It's a strange, unsettling and scary time right now, for individuals as well as many businesses across the UK. As a hub for music, art, culture, creativity, and things that go bump in the night, we're missing normality and everything that 'mass gatherings' bring us as much as everyone else. So, we want to use this time for good, for positivity, and for support - to share the irrepressible creative spirit still bursting out of Glasgow, despite it all, because of it all.
In this interview, SWG3 in-house photographer and filmmaker Michael Hunter - a very talented man - talks to us about what first drew him to photography, his best experiences at the venue, and tips for any photographers just starting out.
How did you get into photography?
It was when I was at Dundee School of Art studying Time-Based Art & Digital Film. I had a few modules where I used images to complete the brief and found myself really enjoying capturing images. People seemed to like the photos in these projects a lot, so I decided I'd found something I could maybe take a lot further and potentially be good at.
What is it about the medium that most appeals to you?
I think the best thing about photography is that you're capturing a moment that probably will not not happen again, especially when it comes to photos of the general public. You capture the raw feeling from the live show of their favourite band at the front of the barrier or in the mosh pits. And in portraiture, you can capture a lot of real emotion that wouldn’t be displayed often to the public.
How did you get into live music and club photography?
I only got into this about a year and a half ago, maybe? I was working for an agency that sent me to SWG3 as the person to make the content for social media, and through that tenure I managed to get better and better at it - and managed to be asked to stay working for SWG3 once the agency’s contract was over. I'd never done anything like this before then, and it took me about a year to get to grips with it properly. I had always said no to clubs in the past, because taking photos of people posing isn’t for me, but at SWG3 they don’t ask for these types of photos and prefer their photos to be candid, capturing real moments, which is much more in line with how I like to shoot.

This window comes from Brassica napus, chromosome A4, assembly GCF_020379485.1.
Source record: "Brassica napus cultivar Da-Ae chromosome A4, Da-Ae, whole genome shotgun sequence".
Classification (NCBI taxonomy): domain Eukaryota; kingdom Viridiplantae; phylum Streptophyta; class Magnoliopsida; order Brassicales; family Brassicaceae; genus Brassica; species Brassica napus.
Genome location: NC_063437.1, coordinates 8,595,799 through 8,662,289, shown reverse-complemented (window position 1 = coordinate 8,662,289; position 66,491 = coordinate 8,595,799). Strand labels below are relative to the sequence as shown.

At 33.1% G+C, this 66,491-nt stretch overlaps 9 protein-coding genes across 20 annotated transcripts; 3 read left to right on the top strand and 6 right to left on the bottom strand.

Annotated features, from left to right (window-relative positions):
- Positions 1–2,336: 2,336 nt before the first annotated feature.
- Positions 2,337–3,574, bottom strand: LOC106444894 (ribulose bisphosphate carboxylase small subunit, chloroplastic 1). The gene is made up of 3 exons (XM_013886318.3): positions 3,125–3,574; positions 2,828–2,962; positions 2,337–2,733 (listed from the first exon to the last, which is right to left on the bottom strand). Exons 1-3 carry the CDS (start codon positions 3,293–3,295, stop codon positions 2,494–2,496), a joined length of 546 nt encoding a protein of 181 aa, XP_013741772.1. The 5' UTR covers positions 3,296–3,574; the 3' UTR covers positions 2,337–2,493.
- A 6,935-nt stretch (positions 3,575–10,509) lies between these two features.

What's your favourite gig or club night you've worked on here?
Favourite gig is a hard one, as there's been a lot, but I would say Dean Lewis in the Galvanizers was a special one for me. It was the first gig I was asked to work after my mum passed away, and I'd never actually heard of him before, but his voice and music hit me really hard. Everything he was saying I was feeling, and I think it was a turning point for me. At that gig I said to myself I wanted to be doing this all the time and try to be the best I can for my mum. If you haven’t listened to Dean Lewis, you should - he’s unreal.
Which event are you most looking forward to capturing next?
I'm unsure what will be happening any more due to these uncertain times, but I was most excited to cover the Yardworks Festival. It was an amazing time last year and one of the best events in the SWG3 calendar for the whole family. In terms of gigs - Pixies, Two Door Cinema Club, Bicep and AVA Glasgow with Mall Grab & DJ Seinfeld will hopefully still be coming!
What's been your career highlight so far?
Probably getting to meet Armin Van Buuren and Skream when they played here. I grew up listening to them all the time on Radio 1 and going to their club nights, so being able to take photos and videos of these kind of artists blows my mind everyday.
Do you have any tips for anyone starting out in photography?
I'm not sure about this one as I'm not very good at giving advice... I would say, just keep working really hard. It took me three years after Art School to get work in a creative field, I had to work in bars and hotels and use any spare time I had to take photos and get better. Invest in yourself. I spent just about all the money I earned for two years on kit that was able to take me further. Kit isn’t everything though; I know plenty of people who spend loads of money on the best kit but can’t edit a photo to save their life, so on that note - also learn Photoshop or Lightroom inside out. I use Lightroom to edit all my photos.
As the world closes in, we're reaching out: if you're a local DJ, musician, artist or business looking to keep in touch, share news, or let us know of live performances or classes you're offering, please keep in touch and we'll do our best to help share the word. Email [email protected] or message us on Facebook, Twitter or Instagram.
A few of Michael's personal highlights
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